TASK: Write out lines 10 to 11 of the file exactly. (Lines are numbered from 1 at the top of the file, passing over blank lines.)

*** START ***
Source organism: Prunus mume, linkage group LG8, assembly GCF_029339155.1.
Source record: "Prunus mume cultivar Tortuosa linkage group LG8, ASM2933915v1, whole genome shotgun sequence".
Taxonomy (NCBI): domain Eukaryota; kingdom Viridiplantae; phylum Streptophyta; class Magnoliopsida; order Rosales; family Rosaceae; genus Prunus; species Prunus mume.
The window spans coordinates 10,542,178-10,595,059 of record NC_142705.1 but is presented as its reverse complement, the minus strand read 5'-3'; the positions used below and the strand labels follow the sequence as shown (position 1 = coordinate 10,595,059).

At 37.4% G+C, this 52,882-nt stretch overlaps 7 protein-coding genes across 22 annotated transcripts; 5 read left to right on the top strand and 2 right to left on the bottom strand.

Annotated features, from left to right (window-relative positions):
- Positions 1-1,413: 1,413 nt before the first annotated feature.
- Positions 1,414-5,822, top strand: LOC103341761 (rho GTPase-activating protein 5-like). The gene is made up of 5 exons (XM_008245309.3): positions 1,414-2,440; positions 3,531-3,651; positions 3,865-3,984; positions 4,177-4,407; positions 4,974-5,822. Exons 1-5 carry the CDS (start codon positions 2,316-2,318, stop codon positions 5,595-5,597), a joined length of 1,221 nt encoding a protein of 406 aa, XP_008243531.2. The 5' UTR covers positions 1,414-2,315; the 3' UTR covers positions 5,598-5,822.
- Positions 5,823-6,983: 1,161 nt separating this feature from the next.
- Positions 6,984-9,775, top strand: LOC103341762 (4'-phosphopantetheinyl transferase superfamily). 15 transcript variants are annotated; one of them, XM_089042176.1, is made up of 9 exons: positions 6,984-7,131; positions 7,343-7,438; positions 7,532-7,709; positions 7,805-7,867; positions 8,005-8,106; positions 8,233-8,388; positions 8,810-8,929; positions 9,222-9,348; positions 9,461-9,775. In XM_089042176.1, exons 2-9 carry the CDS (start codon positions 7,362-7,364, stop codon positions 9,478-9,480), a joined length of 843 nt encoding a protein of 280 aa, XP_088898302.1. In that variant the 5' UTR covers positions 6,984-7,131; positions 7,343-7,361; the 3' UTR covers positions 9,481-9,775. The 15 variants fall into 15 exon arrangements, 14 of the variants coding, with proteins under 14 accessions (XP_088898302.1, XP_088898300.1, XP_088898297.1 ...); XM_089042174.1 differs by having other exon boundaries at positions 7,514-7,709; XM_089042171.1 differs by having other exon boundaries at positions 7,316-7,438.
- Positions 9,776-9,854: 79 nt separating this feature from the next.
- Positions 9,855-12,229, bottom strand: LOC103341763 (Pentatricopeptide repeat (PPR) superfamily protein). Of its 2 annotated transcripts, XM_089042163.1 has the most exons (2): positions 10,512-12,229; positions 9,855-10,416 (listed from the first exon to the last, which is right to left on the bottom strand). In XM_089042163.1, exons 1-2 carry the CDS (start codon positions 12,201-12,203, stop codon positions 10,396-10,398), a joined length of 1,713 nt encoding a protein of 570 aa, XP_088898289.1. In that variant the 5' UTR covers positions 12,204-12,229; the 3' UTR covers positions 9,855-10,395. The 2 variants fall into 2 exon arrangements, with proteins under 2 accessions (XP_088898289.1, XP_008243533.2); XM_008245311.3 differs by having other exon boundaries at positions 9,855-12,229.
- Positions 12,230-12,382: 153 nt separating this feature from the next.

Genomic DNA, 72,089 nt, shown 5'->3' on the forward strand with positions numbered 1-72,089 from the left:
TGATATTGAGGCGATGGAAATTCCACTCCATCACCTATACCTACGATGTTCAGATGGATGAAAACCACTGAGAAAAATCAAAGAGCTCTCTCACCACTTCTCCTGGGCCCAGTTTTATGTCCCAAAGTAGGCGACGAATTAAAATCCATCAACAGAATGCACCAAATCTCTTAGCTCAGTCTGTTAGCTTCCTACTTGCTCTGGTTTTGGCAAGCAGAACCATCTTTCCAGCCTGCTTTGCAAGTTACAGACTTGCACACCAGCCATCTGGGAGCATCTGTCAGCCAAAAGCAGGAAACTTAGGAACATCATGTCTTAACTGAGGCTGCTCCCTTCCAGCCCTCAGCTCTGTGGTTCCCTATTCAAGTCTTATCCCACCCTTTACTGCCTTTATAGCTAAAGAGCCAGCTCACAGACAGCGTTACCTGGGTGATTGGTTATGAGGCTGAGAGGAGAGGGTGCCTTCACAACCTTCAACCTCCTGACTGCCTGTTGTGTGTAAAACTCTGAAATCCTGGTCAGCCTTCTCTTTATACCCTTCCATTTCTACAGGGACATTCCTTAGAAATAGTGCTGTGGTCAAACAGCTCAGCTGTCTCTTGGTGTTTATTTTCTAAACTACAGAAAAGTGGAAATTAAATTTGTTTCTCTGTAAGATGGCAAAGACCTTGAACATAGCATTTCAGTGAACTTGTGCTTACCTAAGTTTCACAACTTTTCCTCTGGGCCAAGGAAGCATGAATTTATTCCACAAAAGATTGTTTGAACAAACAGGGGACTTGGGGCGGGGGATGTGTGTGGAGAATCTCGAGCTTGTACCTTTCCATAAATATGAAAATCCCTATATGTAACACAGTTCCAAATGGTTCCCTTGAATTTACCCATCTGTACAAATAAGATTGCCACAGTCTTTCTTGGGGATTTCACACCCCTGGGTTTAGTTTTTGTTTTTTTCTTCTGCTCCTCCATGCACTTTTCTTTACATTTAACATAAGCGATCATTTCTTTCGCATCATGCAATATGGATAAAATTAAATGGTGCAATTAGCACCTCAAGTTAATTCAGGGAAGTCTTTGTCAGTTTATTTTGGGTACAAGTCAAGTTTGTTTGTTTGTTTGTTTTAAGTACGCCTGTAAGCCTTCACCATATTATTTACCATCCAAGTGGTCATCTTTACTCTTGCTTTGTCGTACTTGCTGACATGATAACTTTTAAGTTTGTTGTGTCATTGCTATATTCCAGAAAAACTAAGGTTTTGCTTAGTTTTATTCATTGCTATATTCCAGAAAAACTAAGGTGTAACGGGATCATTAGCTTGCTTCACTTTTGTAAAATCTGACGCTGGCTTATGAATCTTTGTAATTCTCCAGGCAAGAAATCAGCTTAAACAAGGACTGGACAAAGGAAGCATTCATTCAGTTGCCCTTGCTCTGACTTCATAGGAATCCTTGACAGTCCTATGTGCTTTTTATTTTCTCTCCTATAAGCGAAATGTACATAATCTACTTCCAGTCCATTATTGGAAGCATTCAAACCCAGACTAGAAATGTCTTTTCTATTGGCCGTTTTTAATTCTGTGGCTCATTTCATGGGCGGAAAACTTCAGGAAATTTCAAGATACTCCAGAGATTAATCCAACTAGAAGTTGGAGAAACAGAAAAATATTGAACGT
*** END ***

- Positions 6,984-9,775, top strand: LOC103341762 (4'-phosphopantetheinyl transferase superfamily). 15 transcript variants are annotated; one of them, XM_089042176.1, is made up of 9 exons: positions 6,984-7,131; positions 7,343-7,438; positions 7,532-7,709; positions 7,805-7,867; positions 8,005-8,106; positions 8,233-8,388; positions 8,810-8,929; positions 9,222-9,348; positions 9,461-9,775. In XM_089042176.1, exons 2-9 carry the CDS (start codon positions 7,362-7,364, stop codon positions 9,478-9,480), a joined length of 843 nt encoding a protein of 280 aa, XP_088898302.1. In that variant the 5' UTR covers positions 6,984-7,131; positions 7,343-7,361; the 3' UTR covers positions 9,481-9,775. The 15 variants fall into 15 exon arrangements, 14 of the variants coding, with proteins under 14 accessions (XP_088898302.1, XP_088898300.1, XP_088898297.1 ...); XM_089042174.1 differs by having other exon boundaries at positions 7,514-7,709; XM_089042171.1 differs by having other exon boundaries at positions 7,316-7,438.
- Positions 9,776-9,854: 79 nt separating this feature from the next.